UT regents briefed behind closed doors on Muny, Brackenridge Tract

The agenda for a telephone meeting of the University of Texas System Board of Regents today included this intriguing item: “Discussion regarding legal issues related to the utilization of the Brackenridge Tract, including Lions Municipal Golf Course.”

Alas, the matter was discussed behind closed doors, with not a word mentioned or any action taken in the public portion of the meeting.

The National Register of Historic Places marker at Lions Municipal Golf Course in west Austin, Saturday, Oct. 22, 2016. (Stephen Spillman / for American-Statesman)

The National Register of Historic Places marker at Lions Municipal Golf Course in west Austin, Saturday, Oct. 22, 2016. (Stephen Spillman / for American-Statesman)

Just before the meeting, I bumped into UT-Austin President Gregory L. Fenves, who was carrying a binder of paperwork for his presentation, but he didn’t take me up on my invitation to spill. Ditto for his posse of sorts, which consisted of Patti Ohlendorf, the university’s vice president for legal affairs, and Richard Suttle, a local development lawyer.

The future of the 141-acre golf course along Lake Austin Boulevard in West Austin is uncertain. The UT board voted in 2011 against renewing the city’s lease for the course, known as Muny, when it expires in 2019. That vote wasn’t surprising in light of a 2009 system-commissioned plan that said Muny and other portions of the university’s 350-acre Brackenridge Tract should be developed into a residential and commercial district with thousands of housing units as well as offices, shops, hotels, parks, trails and even a yoga pier.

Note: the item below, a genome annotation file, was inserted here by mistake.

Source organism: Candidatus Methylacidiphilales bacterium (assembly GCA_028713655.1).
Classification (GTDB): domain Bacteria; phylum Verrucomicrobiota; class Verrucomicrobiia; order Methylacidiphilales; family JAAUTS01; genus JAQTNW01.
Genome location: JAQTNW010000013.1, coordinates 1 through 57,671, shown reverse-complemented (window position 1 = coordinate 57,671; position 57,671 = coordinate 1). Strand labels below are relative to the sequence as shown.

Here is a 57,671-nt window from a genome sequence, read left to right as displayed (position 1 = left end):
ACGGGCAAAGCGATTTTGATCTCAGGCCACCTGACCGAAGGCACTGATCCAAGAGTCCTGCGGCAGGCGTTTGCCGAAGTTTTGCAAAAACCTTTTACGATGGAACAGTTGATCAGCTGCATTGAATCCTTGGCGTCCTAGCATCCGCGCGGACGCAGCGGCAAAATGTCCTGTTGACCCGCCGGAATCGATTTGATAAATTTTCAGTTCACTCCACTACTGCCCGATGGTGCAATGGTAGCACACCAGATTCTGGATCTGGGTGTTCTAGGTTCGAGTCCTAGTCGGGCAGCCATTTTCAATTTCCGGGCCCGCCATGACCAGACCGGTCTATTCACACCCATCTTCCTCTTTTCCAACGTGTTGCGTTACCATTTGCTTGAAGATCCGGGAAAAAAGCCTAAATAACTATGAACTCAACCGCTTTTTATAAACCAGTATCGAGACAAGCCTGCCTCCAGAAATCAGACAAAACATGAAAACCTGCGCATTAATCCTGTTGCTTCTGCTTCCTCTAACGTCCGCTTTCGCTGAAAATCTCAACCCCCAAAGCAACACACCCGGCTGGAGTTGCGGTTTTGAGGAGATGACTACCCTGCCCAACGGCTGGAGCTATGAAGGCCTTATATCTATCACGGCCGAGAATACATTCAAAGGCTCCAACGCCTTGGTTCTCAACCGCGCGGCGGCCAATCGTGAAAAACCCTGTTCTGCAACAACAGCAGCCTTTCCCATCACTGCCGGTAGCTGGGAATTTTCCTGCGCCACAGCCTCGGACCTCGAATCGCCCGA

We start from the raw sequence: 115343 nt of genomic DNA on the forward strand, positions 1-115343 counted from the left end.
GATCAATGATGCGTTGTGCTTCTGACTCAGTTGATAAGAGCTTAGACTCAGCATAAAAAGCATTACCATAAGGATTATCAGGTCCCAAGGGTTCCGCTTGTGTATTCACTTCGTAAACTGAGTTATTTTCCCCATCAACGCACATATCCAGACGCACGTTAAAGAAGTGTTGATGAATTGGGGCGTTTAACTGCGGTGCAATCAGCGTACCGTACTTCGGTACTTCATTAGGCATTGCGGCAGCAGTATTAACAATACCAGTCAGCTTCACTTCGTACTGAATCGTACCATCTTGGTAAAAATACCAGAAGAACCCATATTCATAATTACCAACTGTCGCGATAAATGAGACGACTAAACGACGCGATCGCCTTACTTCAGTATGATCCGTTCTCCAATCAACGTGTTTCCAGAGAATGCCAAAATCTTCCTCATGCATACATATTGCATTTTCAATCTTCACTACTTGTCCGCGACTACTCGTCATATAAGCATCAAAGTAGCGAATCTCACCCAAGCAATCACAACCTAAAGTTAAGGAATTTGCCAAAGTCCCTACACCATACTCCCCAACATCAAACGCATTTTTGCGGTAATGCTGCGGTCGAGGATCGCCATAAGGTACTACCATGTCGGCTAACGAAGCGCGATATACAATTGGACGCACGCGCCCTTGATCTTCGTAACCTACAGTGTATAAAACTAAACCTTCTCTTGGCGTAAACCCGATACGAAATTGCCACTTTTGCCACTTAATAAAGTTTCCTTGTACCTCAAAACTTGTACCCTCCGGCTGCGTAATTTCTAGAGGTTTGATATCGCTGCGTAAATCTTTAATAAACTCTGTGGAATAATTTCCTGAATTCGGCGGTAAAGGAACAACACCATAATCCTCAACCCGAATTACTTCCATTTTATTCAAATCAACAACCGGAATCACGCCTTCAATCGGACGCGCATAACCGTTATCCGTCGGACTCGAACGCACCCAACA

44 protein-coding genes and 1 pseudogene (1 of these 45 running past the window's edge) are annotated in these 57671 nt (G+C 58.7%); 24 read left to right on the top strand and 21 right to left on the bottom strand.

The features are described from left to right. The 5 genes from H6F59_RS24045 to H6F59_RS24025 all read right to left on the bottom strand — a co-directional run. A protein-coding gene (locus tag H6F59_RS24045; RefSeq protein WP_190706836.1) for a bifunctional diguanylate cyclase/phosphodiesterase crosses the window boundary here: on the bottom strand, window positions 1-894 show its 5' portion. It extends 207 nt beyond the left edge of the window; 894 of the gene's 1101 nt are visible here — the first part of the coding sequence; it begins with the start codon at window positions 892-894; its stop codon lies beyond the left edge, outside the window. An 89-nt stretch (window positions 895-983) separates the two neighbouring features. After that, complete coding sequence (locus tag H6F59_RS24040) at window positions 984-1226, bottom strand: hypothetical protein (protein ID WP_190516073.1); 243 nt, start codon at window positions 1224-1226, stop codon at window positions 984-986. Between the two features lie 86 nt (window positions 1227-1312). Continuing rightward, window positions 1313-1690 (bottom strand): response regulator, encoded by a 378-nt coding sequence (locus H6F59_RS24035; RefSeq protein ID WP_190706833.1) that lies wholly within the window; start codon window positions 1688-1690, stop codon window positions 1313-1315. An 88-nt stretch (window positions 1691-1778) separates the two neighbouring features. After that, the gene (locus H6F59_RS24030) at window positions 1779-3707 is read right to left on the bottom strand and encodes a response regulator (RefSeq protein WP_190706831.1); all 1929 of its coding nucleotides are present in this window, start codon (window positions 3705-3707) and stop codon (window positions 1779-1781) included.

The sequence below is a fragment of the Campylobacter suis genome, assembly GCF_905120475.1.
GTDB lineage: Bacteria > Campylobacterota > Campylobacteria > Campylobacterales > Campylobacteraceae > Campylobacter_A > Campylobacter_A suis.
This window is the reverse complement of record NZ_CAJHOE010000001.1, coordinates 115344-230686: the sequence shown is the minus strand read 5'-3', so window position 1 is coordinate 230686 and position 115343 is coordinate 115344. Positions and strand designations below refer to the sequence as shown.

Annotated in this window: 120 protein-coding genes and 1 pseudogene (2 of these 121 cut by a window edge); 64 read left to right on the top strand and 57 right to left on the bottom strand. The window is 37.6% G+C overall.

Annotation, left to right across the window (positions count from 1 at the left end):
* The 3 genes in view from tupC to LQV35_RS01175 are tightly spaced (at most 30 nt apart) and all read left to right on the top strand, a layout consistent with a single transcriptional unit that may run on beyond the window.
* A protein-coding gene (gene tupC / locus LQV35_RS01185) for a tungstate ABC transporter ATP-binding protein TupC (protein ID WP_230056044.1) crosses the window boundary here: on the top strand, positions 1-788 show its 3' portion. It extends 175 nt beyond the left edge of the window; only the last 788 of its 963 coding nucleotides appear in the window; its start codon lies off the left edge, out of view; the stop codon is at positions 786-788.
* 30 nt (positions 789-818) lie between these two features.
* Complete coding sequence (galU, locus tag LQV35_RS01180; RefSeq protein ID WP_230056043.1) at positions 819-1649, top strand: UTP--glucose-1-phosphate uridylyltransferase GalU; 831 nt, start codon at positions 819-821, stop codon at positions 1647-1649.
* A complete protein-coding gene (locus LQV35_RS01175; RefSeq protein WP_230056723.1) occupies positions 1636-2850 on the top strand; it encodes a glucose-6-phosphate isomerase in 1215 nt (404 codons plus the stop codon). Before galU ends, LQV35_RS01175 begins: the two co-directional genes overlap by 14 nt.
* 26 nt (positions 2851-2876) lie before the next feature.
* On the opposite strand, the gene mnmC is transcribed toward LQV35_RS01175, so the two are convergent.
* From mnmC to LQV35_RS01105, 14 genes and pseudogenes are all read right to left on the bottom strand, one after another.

But the calculus changed this summer when the National Park Service added Muny to the National Register of Historic Places, citing its distinction as one of the first, if not the very first, municipal golf courses in the former Confederate states to be desegregated.

I asked UT System Chancellor Bill McRaven where things stand.

“I’m part of the discussions, but President Fenves and UT-Austin lead the effort on this,” McRaven said. “He will take into consideration as he does with everything all of the issues that are out there on the historical designation. He will work with the city and he continues to work with the Board of Regents to make sure that they are well-informed. So I think the process is moving along nicely, actually.”

Mayor Steve Adler has called Muny “one of those pieces of property that we cannot lose.” No details of discussions between the city and the university have emerged publicly.

McRaven said Fenves “will work with the city in a way that is cooperative, that is respectful, recognizing that we have a mandate through Col. Brackenridge’s will to monetize the property for the good of the University of Texas.”

Actually, George Brackenridge, a regent and banker  who donated the tract in 1910, wanted it to become the main campus. That didn’t happen. Fenves has said that his goal is to “honor the civil rights history of the site while fulfilling our fiduciary obligations to the university and the state of Texas.”

Asked whether some sort of educational exhibit or museum, as advocated by some activists, is in the cards, McRaven replied: “You are not going to get that answer out of me. This is between the University of Texas and the city of Austin right now. We’ve got a lot of options, and I think the discussion between UT-Austin and the city has got to go on.”

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